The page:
Have Game? Will Travel!

Wednesday, July 16, 2008

An unusual All-Star Break event: Madison, WI

It’s the All-Star break for Major League Baseball. Generally that means, unless you are attending the All-Star festivities in New York City, cities’ sports events’ calendars are sparse (unless the WNBA happens to be playing).

Since we were driving back from Minneapolis to Chicago on Monday, I looked for events taking place in Wisconsin cities that were on route. Those cities included Eau Claire, Madison and Rockford, IL (we could detour to Milwaukee if necessary). Madison, WI was hosting the Northwoods League All-Star Game on Monday night starting at 7 pm – a perfect breaking point from our 7 hour drive (4.5 hours from Minneapolis and 2.5 hours from Chicago).

For those who are unfamiliar, the Northwoods League is a sanctioned Summer Collegiate Baseball League – meaning any player with at least one year of college eligibility remaining can participate in the league. The players are unpaid in order to keep their amateur status. I actually attended a Northwoods League game back in 1996 when I worked in Kenosha, WI. Kenosha no longer has their team but the league seems to be thriving with 14 teams mainly located in Minnesota and Wisconsin.

I knew the cheapest tickets to the event were $7 and that in order to keep the wife happy I would need to spend more than that. As I walked to the box office, a man asked me if I needed extra tickets. As I always do, I entertained his offer. He stated he had tickets for $10 each. Then added “It’s all you can eat and drink.” That sounds like a bargain I thought. We were planning to eat in Madison after the game, so I hesitated for a second before buying the tickets, but realizing the face value was $25 and that beer was included, I immediately handed the man a $20 bill.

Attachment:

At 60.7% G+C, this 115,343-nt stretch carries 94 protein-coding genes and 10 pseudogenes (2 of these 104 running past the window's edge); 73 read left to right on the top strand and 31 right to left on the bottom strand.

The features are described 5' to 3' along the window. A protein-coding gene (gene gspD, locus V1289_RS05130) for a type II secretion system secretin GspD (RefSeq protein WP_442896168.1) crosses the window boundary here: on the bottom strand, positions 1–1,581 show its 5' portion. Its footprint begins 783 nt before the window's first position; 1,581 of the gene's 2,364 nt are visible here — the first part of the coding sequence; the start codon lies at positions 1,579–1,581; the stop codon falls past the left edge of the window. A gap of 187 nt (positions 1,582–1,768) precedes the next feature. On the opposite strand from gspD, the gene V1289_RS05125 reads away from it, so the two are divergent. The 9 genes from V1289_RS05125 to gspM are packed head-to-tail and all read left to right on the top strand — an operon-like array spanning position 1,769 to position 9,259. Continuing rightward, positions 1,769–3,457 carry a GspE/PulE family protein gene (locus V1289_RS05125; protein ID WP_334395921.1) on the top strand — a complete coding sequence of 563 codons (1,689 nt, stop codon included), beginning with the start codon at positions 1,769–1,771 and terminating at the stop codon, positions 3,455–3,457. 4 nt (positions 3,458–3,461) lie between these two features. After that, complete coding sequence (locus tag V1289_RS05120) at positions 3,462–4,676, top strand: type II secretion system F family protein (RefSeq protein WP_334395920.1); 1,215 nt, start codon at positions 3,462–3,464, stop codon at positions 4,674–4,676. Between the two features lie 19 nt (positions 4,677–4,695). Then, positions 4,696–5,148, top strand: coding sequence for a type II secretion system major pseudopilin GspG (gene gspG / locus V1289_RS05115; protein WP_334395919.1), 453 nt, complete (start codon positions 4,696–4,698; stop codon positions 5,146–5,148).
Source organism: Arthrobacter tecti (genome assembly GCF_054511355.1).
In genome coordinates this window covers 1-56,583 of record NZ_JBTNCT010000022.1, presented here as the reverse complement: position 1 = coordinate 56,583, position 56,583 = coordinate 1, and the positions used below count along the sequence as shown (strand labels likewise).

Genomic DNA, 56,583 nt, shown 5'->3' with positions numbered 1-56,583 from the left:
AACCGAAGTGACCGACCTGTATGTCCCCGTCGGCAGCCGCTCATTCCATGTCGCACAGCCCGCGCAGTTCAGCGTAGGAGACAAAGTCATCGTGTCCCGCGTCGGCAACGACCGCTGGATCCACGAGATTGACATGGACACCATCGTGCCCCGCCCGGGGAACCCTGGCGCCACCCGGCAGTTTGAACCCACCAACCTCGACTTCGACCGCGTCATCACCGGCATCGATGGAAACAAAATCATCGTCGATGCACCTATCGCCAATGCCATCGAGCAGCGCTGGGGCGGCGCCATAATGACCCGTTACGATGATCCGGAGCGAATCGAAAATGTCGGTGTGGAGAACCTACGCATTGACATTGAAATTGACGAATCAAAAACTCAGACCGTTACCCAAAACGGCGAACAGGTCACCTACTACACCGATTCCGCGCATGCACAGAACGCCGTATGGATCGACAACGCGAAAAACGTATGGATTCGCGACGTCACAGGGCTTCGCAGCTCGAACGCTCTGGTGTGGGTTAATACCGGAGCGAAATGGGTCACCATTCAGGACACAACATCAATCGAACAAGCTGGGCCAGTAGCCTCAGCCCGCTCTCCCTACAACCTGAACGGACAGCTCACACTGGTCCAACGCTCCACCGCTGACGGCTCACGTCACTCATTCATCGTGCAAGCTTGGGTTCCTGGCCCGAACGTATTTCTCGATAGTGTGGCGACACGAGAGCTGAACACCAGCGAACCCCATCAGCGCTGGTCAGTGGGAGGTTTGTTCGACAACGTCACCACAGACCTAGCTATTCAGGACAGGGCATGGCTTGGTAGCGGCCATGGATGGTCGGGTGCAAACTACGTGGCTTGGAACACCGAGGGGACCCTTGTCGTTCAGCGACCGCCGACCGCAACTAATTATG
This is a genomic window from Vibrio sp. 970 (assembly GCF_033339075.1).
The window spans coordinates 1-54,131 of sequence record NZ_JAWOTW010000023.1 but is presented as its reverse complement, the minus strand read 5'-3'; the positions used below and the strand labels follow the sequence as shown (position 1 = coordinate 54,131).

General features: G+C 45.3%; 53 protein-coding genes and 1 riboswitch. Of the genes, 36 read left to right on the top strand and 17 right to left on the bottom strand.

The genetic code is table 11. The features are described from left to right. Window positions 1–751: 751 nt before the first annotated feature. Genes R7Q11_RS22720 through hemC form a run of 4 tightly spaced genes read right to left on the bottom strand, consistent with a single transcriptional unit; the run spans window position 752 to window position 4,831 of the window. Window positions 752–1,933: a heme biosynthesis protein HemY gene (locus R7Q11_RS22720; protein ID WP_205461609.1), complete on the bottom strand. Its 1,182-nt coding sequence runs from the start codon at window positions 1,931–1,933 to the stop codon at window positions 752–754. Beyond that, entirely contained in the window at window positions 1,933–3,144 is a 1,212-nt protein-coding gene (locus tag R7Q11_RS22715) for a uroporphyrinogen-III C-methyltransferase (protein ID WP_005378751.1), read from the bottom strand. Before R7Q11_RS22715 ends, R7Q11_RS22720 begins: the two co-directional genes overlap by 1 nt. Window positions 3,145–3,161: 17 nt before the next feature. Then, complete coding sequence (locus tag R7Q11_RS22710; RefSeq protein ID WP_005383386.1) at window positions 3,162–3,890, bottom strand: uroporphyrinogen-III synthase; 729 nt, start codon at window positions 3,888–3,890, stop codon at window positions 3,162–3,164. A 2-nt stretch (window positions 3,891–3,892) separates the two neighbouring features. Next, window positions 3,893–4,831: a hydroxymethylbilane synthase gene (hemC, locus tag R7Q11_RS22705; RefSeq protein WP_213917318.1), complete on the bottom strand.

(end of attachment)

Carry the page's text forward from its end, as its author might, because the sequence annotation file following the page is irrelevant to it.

The park had all the features of a classic Class-A ballpark. Nicole and I headed to the Duck Blind section. We were carded to enter and handed one cup for the evening (don’t lose your cup or it will cost you an extra $3). Beer highlights included: a green colored, “duck pond” brew and “bitter woman ale”.

The section we sat in was a cross between a press box and a picnic area. Picnic tables and seating were situated towards the game, but you could walk around freely. We had happened to stumble onto one of the better deals in baseball and only for a cost of $10. Of course, the talent on the field was less than desirable but the atmosphere in the outfield made for a great summer evening.



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